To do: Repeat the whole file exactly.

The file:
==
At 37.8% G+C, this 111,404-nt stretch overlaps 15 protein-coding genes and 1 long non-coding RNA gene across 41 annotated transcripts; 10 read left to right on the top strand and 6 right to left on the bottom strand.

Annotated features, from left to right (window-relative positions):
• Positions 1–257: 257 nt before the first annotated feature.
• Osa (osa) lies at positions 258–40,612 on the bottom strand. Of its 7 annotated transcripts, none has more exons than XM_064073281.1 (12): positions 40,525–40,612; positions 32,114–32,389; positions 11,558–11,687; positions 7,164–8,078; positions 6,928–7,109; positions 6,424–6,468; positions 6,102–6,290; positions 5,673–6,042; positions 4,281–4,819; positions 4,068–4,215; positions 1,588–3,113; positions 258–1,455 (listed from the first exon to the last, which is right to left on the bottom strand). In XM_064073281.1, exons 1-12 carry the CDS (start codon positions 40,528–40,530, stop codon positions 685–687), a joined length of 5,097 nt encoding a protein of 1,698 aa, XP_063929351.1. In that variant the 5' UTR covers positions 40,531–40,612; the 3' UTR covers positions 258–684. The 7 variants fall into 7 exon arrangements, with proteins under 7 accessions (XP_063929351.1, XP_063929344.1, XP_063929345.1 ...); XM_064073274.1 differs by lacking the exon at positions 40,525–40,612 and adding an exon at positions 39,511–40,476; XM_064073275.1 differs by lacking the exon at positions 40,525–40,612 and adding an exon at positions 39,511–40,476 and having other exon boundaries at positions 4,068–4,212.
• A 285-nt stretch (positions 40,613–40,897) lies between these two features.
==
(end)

At 37.8% G+C, this 111,404-nt stretch overlaps 15 protein-coding genes and 1 long non-coding RNA gene across 41 annotated transcripts; 10 read left to right on the top strand and 6 right to left on the bottom strand.

Annotated features, from left to right (window-relative positions):
• Positions 1–257: 257 nt before the first annotated feature.
• Osa (osa) lies at positions 258–40,612 on the bottom strand. Of its 7 annotated transcripts, none has more exons than XM_064073281.1 (12): positions 40,525–40,612; positions 32,114–32,389; positions 11,558–11,687; positions 7,164–8,078; positions 6,928–7,109; positions 6,424–6,468; positions 6,102–6,290; positions 5,673–6,042; positions 4,281–4,819; positions 4,068–4,215; positions 1,588–3,113; positions 258–1,455 (listed from the first exon to the last, which is right to left on the bottom strand). In XM_064073281.1, exons 1-12 carry the CDS (start codon positions 40,528–40,530, stop codon positions 685–687), a joined length of 5,097 nt encoding a protein of 1,698 aa, XP_063929351.1. In that variant the 5' UTR covers positions 40,531–40,612; the 3' UTR covers positions 258–684. The 7 variants fall into 7 exon arrangements, with proteins under 7 accessions (XP_063929351.1, XP_063929344.1, XP_063929345.1 ...); XM_064073274.1 differs by lacking the exon at positions 40,525–40,612 and adding an exon at positions 39,511–40,476; XM_064073275.1 differs by lacking the exon at positions 40,525–40,612 and adding an exon at positions 39,511–40,476 and having other exon boundaries at positions 4,068–4,212.
• A 285-nt stretch (positions 40,613–40,897) lies between these two features.